McManus Woodend: Former GEICO actor teaches English at USI


Photo courtesy of McManus Woodend

McManus Woodend enters his first semester at USI as an instructor of English. Among other roles, the actor and filmmaker portrayed the Geico Caveman for a decade.

Tegan Ruhl, Assistant Lifestyle Editor

USI is full of exceptional students and faculty members with unique interests, talents and aspirations. This year is no exception as a former Geico actor started teaching English on campus. 

McManus Woodend, instructor of English, began his first semester of teaching at USI during this fall semester. Before teaching on campus, he was an actor and filmmaker, starring in feature films such as “The Kindergarten Teacher,” “The Meyerowitz Stories” and “The Incredible Jessica James.” His most well-known role, however, would be the GEICO Caveman. 

Woodend said he has had an interest in acting since he was a little kid. However, he never thought he would have a legitimate acting career. 

“I think the first real disappointment that I ever had was when my family, we went to this Nickelodeon Talent Search at our local mall, and this happened a lot in the 90s, and I didn’t get picked,” Woodend said. “So I had a feeling that it just was never meant to be.”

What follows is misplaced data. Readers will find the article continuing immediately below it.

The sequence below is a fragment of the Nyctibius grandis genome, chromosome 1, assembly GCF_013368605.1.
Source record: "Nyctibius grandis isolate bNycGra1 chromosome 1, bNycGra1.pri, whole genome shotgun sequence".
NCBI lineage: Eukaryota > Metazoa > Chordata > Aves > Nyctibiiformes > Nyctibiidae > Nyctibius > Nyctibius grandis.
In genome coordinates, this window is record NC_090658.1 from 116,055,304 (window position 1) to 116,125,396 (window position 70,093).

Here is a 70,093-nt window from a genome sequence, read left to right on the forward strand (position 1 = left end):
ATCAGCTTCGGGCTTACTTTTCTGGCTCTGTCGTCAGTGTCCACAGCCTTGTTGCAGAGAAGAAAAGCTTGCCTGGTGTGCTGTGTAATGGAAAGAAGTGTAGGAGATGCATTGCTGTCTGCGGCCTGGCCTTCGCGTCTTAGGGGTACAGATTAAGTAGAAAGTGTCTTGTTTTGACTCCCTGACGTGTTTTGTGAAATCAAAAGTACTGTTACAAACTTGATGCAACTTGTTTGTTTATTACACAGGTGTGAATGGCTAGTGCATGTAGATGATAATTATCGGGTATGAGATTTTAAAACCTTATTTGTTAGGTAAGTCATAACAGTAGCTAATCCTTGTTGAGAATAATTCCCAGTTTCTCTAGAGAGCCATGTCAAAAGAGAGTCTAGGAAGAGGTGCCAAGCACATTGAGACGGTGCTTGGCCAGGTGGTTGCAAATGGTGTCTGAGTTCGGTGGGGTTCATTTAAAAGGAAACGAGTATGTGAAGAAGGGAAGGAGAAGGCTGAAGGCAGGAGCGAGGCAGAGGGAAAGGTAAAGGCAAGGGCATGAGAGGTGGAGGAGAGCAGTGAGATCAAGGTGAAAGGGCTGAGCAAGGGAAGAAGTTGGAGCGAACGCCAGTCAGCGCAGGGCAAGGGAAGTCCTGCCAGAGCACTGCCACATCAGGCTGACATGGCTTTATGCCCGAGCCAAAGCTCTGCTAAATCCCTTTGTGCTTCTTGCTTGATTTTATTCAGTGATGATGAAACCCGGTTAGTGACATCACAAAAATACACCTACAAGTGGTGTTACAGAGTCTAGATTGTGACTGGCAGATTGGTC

Woodend attended Full Sail University, where he received two undergraduate degrees in film production and entertainment business. Later, he would go on to get his graduate degree in filmmaking at David Lynch Graduate School of Cinematic Arts.

His life changed when he worked as Full Sail University’s film industry outreach liaison where he stumbled upon a casting list asking, “Do you want to be a caveman?” on the Virginia Film Office’s website. 

“I was like, ‘No way this is real,’” Woodend said. “Then the other part of me was like, ‘Well, sure. I would like to be the caveman. So I sent in the world’s worst acting resume.” 

Woodend said his resume consisted of a video of himself belly dancing. It also included a list of special skills including a vast knowledge of film and sports trivia, interpretive dance and a picture of himself doing a jumping jack instead of a headshot. 

“I didn’t think that would get me a call-back for an audition,” Woodend said. “And sure enough, I sent it in on a Sunday night. Before noon on that Monday, I got a phone call from casting saying, ‘Hi, this is the casting agent for the caveman. Are you serious?’ And I said, ‘Well, I’m serious. If you’re serious, and if you’re calling me that means that you’re serious. So yes, I’m serious.’ They said, ‘Great. We’ll see you on Wednesday in Baltimore.’”